In the future, would it be possible to cross a planets orbit to reach it quicker?

Richard Badger

Planning spacecraft flight paths takes a lot of refinement. Due to the expense of spaceflight, the trick is to find the most efficient flight path. This reduces the fuel needed and therefore the cost to launch the mission.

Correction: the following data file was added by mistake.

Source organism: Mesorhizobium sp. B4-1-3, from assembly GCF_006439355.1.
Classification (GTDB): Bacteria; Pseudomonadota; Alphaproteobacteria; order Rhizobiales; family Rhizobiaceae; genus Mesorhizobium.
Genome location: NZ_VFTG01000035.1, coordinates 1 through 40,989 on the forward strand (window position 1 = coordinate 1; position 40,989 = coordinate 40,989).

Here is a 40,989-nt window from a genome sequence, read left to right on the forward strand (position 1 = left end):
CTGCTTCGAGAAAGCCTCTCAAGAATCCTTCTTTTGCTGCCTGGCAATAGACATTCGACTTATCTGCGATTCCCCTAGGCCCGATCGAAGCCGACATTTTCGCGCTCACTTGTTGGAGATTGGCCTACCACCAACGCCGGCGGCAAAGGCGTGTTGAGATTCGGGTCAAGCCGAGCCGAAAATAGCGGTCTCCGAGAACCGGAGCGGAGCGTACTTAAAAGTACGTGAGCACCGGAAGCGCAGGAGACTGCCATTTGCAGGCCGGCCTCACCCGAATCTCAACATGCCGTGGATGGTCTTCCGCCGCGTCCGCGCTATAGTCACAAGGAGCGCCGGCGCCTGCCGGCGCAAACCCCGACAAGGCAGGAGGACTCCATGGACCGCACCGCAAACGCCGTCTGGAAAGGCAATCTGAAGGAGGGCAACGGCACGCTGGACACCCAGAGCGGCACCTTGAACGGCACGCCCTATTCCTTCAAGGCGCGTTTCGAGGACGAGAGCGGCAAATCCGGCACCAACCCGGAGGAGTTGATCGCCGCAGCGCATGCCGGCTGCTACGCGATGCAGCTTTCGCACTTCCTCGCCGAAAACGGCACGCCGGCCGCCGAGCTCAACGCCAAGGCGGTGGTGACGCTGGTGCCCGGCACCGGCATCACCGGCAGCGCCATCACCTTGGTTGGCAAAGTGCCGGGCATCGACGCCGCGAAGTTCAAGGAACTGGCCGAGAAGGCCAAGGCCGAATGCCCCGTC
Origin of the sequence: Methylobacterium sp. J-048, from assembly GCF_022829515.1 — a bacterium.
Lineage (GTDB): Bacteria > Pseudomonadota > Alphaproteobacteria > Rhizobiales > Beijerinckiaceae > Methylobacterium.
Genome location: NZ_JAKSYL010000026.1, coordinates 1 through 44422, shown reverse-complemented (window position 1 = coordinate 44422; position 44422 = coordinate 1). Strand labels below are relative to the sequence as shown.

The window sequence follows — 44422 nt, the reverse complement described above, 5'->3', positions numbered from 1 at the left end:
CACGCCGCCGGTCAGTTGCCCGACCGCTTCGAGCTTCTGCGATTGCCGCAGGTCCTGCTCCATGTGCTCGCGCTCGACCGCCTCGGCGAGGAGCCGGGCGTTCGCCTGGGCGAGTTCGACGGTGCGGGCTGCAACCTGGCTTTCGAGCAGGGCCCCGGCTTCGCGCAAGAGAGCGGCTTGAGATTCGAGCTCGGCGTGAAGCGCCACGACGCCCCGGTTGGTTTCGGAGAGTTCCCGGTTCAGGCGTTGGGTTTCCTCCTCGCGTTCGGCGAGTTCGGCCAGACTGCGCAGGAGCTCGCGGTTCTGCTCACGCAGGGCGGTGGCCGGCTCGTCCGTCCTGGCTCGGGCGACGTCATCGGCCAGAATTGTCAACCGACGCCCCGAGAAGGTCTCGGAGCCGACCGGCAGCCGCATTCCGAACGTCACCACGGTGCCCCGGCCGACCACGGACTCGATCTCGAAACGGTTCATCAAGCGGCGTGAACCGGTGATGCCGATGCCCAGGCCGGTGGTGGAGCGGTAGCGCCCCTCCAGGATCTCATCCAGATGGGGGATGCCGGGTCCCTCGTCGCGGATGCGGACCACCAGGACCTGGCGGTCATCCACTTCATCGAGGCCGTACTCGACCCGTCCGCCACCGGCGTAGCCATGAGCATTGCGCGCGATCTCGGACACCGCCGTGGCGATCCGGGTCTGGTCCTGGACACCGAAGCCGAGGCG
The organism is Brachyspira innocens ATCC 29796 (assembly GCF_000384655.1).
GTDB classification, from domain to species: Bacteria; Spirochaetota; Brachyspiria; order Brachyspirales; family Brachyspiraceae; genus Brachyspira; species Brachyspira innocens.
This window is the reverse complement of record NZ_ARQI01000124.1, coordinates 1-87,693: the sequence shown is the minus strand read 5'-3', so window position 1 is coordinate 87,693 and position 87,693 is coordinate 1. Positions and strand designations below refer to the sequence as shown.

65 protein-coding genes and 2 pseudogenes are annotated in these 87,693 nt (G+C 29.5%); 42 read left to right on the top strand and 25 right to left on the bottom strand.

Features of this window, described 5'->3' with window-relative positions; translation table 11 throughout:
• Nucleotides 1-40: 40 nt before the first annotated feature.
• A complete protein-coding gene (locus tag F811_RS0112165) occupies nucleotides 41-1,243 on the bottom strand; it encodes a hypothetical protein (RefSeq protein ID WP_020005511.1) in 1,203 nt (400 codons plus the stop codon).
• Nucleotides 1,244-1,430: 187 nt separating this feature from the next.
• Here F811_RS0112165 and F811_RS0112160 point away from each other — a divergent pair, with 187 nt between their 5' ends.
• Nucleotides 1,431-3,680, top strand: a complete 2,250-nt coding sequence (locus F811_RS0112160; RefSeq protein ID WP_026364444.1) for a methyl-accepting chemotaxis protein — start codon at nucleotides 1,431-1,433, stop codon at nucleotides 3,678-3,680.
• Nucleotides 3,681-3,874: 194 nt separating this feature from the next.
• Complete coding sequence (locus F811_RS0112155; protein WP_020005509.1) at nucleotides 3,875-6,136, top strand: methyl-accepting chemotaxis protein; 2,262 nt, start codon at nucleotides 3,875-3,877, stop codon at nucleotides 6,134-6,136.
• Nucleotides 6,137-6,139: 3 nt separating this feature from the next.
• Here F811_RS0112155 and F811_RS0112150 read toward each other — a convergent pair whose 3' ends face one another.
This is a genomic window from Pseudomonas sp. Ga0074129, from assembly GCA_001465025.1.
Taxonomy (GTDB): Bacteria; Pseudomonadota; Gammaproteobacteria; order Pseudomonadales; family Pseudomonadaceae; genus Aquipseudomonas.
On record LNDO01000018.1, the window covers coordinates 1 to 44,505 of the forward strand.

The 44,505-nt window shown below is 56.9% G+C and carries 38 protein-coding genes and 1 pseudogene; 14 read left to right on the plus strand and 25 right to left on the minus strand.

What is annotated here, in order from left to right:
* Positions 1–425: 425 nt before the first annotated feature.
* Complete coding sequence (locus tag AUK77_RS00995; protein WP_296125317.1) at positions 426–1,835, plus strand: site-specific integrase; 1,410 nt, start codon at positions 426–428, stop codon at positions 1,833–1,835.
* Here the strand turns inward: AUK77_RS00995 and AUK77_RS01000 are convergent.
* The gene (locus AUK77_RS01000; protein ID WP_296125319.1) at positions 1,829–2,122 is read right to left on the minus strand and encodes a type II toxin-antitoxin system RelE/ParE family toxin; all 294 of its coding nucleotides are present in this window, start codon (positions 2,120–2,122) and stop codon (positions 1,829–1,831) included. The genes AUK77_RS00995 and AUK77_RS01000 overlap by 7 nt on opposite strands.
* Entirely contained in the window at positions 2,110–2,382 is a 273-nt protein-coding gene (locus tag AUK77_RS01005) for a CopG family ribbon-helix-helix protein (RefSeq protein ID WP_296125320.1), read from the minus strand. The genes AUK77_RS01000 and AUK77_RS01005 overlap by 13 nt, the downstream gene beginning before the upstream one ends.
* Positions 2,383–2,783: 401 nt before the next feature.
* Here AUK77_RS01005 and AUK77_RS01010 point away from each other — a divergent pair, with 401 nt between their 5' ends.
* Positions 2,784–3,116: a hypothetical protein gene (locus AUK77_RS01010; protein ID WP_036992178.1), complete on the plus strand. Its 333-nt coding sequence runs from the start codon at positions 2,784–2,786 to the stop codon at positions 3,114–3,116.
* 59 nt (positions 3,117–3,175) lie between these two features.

We know the shortest and quickest way from one point to another is a straight line. Sadly, this process breaks down in space. This is because the two points are often moving and the transfer vehicle already has a motion based on the orbital speed of the planet or object it leaves from. To counter this, when planning orbital manoeuvres we exploit any existing motion to reduce fuel needs. A key example of this is that spacecraft often take off towards the east because the rotation of the Earth adds up to 1,675 kilometres per hour (1,041 miles per hour) in velocity. By exploiting this motion, a rocket leaving Earth will begin a looping motion away from the planet. This course will then be altered by the on-board rockets in such a way that the path of the spacecraft will join up with the orbit of its target. Launches are usually timed so that the spacecraft will arrive in the object’s orbit, just as the object gets there.

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